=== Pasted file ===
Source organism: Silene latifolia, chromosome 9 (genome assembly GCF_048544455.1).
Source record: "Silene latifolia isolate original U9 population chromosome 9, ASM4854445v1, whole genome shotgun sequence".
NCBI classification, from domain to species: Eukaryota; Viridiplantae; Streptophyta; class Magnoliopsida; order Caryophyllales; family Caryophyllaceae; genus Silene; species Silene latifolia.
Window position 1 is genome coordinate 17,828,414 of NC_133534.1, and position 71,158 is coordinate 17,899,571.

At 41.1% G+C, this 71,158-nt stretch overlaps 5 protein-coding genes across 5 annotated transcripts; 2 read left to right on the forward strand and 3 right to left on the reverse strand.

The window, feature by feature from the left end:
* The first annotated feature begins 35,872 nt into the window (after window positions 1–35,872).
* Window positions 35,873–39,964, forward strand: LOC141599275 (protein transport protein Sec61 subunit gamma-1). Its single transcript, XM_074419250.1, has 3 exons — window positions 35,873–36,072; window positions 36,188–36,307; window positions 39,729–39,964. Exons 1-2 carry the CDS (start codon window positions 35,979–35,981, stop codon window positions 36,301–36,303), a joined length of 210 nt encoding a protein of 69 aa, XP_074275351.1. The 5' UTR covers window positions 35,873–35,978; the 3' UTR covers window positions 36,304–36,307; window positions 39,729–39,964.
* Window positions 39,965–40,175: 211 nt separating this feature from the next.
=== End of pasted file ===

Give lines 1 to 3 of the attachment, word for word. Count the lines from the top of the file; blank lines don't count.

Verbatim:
Source organism: Silene latifolia, chromosome 9 (genome assembly GCF_048544455.1).
Source record: "Silene latifolia isolate original U9 population chromosome 9, ASM4854445v1, whole genome shotgun sequence".
NCBI classification, from domain to species: Eukaryota; Viridiplantae; Streptophyta; class Magnoliopsida; order Caryophyllales; family Caryophyllaceae; genus Silene; species Silene latifolia.